The mental health piece – destigmatizing the issues, getting people to talk about anxiety, depression, the real issues so many families are facing today – those are challenges that we must take on, and build bridges where people connect, talk and open the door to healing.

jhelp – our new online gateway to help in navigating the social services of our community – is brilliant in the way it can clarify the resources available and market our agencies. As we celebrate 90 years of JFS Metro Detroit, we continue to explore the model. If we were creating a Jewish Human Service Agency today, what would it look like? We’d be an Amazon or a Walmart, not the Main Street we have right now. Our advantage today is that we do a good job of coordinating, collaborating, co-locating our agencies and getting grants together. But we’re not yet ONE. Should we be looking at the next Collaboration-ville? Maybe!

The only reason all of us exist is to serve the person who’s calling jhelp right now – it might be time again to see what’s the best way to serve folks. We and our sister agencies are looking at that all the time.

What do you consider to be JFS’s most innovative programs?

Project Chessed — a well-kept secret and good example of how JFS works — tells our story best. Norm Keane (z”l) – the “oldest, scrappiest most resourceful social worker” who sat in this office before me, started the project as a means of leveraging the volunteer services of physicians in the community. And who would have thought back in 2004, that JFS would have been in the business of access to healthcare? But we did it because no one else was doing it and Jews started coming to our door needing health care. So, for nearly a decade, before there was the Affordable Care Act, Project Chessed, enlisted 800 physicians to help over 2,000 people with life-saving medical intervention, like free chemo and heart surgery.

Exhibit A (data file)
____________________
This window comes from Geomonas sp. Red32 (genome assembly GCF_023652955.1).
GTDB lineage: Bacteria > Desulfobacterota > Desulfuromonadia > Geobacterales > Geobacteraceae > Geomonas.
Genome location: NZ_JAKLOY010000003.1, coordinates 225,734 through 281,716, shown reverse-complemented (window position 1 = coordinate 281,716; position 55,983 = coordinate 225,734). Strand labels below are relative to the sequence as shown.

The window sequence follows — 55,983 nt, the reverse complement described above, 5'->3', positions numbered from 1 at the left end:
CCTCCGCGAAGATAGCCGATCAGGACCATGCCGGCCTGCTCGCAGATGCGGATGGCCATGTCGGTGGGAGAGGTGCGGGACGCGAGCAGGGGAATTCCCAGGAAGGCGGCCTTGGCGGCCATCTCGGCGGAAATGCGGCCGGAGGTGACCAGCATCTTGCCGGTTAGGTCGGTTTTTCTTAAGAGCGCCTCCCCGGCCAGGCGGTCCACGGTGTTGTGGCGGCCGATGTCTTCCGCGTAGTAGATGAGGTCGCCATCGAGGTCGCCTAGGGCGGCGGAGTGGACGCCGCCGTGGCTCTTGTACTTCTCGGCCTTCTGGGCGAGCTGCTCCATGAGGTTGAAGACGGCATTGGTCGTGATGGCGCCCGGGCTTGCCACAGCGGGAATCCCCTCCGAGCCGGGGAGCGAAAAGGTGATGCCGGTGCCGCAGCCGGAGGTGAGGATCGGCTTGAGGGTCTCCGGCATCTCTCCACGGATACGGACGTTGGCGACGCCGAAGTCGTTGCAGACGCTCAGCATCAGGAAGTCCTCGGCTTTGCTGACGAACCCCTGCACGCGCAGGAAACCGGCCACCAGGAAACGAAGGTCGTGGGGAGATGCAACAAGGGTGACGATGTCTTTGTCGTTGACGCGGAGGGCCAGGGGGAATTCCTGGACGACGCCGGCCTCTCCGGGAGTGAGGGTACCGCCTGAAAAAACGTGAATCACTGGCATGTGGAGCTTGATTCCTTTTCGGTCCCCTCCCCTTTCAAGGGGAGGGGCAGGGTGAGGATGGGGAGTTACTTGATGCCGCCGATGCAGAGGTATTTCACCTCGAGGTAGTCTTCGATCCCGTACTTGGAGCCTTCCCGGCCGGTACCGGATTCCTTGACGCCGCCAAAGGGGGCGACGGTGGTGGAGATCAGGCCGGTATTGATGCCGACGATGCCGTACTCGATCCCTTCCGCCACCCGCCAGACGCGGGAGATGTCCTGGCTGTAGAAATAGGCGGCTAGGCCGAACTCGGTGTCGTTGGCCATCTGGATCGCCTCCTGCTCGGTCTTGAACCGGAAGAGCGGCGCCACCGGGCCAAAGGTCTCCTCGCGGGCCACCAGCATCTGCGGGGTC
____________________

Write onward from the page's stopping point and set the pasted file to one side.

Today, we’re doing a similar thing we call Legal Referral Service: Jewish lawyers who raise their hands to help our clients pro bono when we send them their way.

Project Build is another well-kept secret. Ten years ago, when so many building contractors were out of work, a member of our board came forward to ask, “Can I hammer a nail somewhere?” And together, we created Project Build, where he and other contractors and builders started to volunteer their time to do home modifications – not home renovation or repair – but building ramps, lowering counters, adding grab bars – the kinds of things to help older adults age in place.

We then realized that there was a bigger opportunity here.  Should it be our responsibility to go to Romulus, Trenton, Pontiac — to create the same services in the larger community? Long story short, we’ve partnered with three other non- Jewish agencies —Presbyterian Villages of Michigan  and Southwest Solutions — both huge organizations now — and Hartford Memorial Baptist Church — also a community development engine in its neighborhood. Together we created an LLC, Metro In-Home Solutions.